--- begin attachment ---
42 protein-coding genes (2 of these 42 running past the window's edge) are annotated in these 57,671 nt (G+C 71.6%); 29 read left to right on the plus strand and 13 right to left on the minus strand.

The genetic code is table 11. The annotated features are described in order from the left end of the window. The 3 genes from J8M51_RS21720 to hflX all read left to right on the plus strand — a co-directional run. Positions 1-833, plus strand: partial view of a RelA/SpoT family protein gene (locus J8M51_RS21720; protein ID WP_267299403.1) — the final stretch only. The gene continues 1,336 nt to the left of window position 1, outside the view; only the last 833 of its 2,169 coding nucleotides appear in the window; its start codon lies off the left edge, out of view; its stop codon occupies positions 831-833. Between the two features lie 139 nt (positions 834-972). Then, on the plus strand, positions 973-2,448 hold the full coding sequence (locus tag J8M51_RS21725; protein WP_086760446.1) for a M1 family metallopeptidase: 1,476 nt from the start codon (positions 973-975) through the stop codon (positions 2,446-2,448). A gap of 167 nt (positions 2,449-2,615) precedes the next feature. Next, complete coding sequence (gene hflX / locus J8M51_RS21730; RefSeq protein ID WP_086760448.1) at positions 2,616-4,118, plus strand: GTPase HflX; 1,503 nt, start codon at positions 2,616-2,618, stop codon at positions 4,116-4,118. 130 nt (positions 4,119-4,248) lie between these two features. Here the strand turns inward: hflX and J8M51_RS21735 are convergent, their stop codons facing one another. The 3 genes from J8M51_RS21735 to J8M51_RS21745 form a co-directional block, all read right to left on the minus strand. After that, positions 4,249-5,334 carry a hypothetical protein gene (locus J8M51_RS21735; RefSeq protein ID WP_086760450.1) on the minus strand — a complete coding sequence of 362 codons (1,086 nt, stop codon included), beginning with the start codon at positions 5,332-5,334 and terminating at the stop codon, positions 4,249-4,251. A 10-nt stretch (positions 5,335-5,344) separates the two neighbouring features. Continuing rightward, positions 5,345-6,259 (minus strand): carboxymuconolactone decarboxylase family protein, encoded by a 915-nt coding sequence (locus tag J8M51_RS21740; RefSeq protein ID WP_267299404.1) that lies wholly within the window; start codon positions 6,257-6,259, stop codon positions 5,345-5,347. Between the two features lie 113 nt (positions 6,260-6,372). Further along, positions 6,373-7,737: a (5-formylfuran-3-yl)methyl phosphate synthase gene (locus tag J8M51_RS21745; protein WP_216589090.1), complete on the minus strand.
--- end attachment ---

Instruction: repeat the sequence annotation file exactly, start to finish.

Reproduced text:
42 protein-coding genes (2 of these 42 running past the window's edge) are annotated in these 57,671 nt (G+C 71.6%); 29 read left to right on the plus strand and 13 right to left on the minus strand.

The genetic code is table 11. The annotated features are described in order from the left end of the window. The 3 genes from J8M51_RS21720 to hflX all read left to right on the plus strand — a co-directional run. Positions 1-833, plus strand: partial view of a RelA/SpoT family protein gene (locus J8M51_RS21720; protein ID WP_267299403.1) — the final stretch only. The gene continues 1,336 nt to the left of window position 1, outside the view; only the last 833 of its 2,169 coding nucleotides appear in the window; its start codon lies off the left edge, out of view; its stop codon occupies positions 831-833. Between the two features lie 139 nt (positions 834-972). Then, on the plus strand, positions 973-2,448 hold the full coding sequence (locus tag J8M51_RS21725; protein WP_086760446.1) for a M1 family metallopeptidase: 1,476 nt from the start codon (positions 973-975) through the stop codon (positions 2,446-2,448). A gap of 167 nt (positions 2,449-2,615) precedes the next feature. Next, complete coding sequence (gene hflX / locus J8M51_RS21730; RefSeq protein ID WP_086760448.1) at positions 2,616-4,118, plus strand: GTPase HflX; 1,503 nt, start codon at positions 2,616-2,618, stop codon at positions 4,116-4,118. 130 nt (positions 4,119-4,248) lie between these two features. Here the strand turns inward: hflX and J8M51_RS21735 are convergent, their stop codons facing one another. The 3 genes from J8M51_RS21735 to J8M51_RS21745 form a co-directional block, all read right to left on the minus strand. After that, positions 4,249-5,334 carry a hypothetical protein gene (locus J8M51_RS21735; RefSeq protein ID WP_086760450.1) on the minus strand — a complete coding sequence of 362 codons (1,086 nt, stop codon included), beginning with the start codon at positions 5,332-5,334 and terminating at the stop codon, positions 4,249-4,251. A 10-nt stretch (positions 5,335-5,344) separates the two neighbouring features. Continuing rightward, positions 5,345-6,259 (minus strand): carboxymuconolactone decarboxylase family protein, encoded by a 915-nt coding sequence (locus tag J8M51_RS21740; RefSeq protein ID WP_267299404.1) that lies wholly within the window; start codon positions 6,257-6,259, stop codon positions 5,345-5,347. Between the two features lie 113 nt (positions 6,260-6,372). Further along, positions 6,373-7,737: a (5-formylfuran-3-yl)methyl phosphate synthase gene (locus tag J8M51_RS21745; protein WP_216589090.1), complete on the minus strand.